13th July 2022
Specialist Private Client Solicitor at Sweeney Miller Law, Gemma Brown explains the importance of having an up to date Will.
What is a Will?
A Will is a legal document that lets you decide what happens to your money, property and possessions after your death.
Who should make a Will?
Everyone aged 18 or over who owns property or has savings and/or investments should make a Will.
What happens if I do not make a Will?
If you do not have a Will then the Intestacy Rules will dictate who will inherit your money, property and possessions and these people may not be the ones you wish to inherit anything from you.
If you are cohabiting but are not married and you do not make a Will, then your partner will not benefit from your estate.
If you have re-married your children from a previous marriage or relationship may not benefit at all on your death.
If you are married and do not have any children then your surviving spouse will inherit everything.
If you are married and have children then your surviving spouse will inherit:
- All personal chattels
- The first £270,000.00
- Half of the remaining estate (if the estate exceeds £270,000.00)
- The right to acquire the deceased’s interest in the matrimonial home
The other half of the remaining estate exceeding £270,000.00 will go to any surviving children.
How many Executors should I appoint?
The minimum number is one. In principle, there is no maximum. However, as only a maximum of four can apply for the Grant of Probate there is little point in naming more than four Executors.
If only one Executor is named, then there is a risk that they may predecease the testator or become unable or unwilling to act for some other reason. It is therefore prudent to appoint at least two Executors or name a substitute.
What are the impacts of jointly owned property?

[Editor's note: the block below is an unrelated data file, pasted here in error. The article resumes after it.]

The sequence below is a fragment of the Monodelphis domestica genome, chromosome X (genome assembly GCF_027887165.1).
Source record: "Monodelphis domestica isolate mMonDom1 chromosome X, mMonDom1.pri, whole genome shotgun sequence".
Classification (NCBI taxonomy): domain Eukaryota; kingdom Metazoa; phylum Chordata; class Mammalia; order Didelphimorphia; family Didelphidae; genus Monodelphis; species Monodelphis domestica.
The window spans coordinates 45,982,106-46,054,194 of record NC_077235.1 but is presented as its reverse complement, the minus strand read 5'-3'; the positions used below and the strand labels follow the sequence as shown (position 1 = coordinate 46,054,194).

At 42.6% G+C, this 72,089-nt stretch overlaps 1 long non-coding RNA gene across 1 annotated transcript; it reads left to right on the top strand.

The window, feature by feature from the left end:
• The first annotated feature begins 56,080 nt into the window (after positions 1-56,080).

There are two different ways of jointly owning property. These are as beneficial joint tenants or as tenants in common.
If the property is held as joint tenants, in the event of one of your deaths, the deceased owner’s share automatically passes to the surviving owner and not in accordance with their Will.
On the other hand, if the property is held as tenants in common, then in the event of one of your deaths, the deceased owner’s share will not pass to the survivor of you but will pass in accordance with your Will.
Can I amend my Will?
You cannot amend your Will after it has been signed and witnessed. The only way you can change your Will is by making a Codicil which can be utilised for any minor changes, e.g. removing an Executor. For major changes then you should make a new Will.
How can I avoid a challenge to my Will?
Unfortunately, there is no way you can completely lock down your Will against any contests or disputes. However, you can take the following steps to help avoid the situation:
- Plan as early as you can to ensure that you have the requisite mental capacity when creating the Will
- Use a professional lawyer who will be able to pin-point any potential loopholes or pitfalls
- Make at least a lump sum provision in your Will for those relatives who may have a potential claim under the Inheritance (Provision for Family & Dependants) Act 1975
- Avoid making regular payments to those relatives you wish to leave out of your Will
- Write an accompanying letter to add context to your decisions
- Keep your family members in the loop
- Give charitably during your lifetime
- Review your Will every 5 years and after any major change in your life, e.g. getting divorced/married or having a child
Gemma Brown specialises in private client work and delivers high quality Wills & Probate services, including Lasting and Enduring Powers of Attorney. Please note that this information is for general guidance only. If you have any queries about making a Will, please get in touch with Gemma by emailing firstname.lastname@example.org or by calling 0191 568 2050.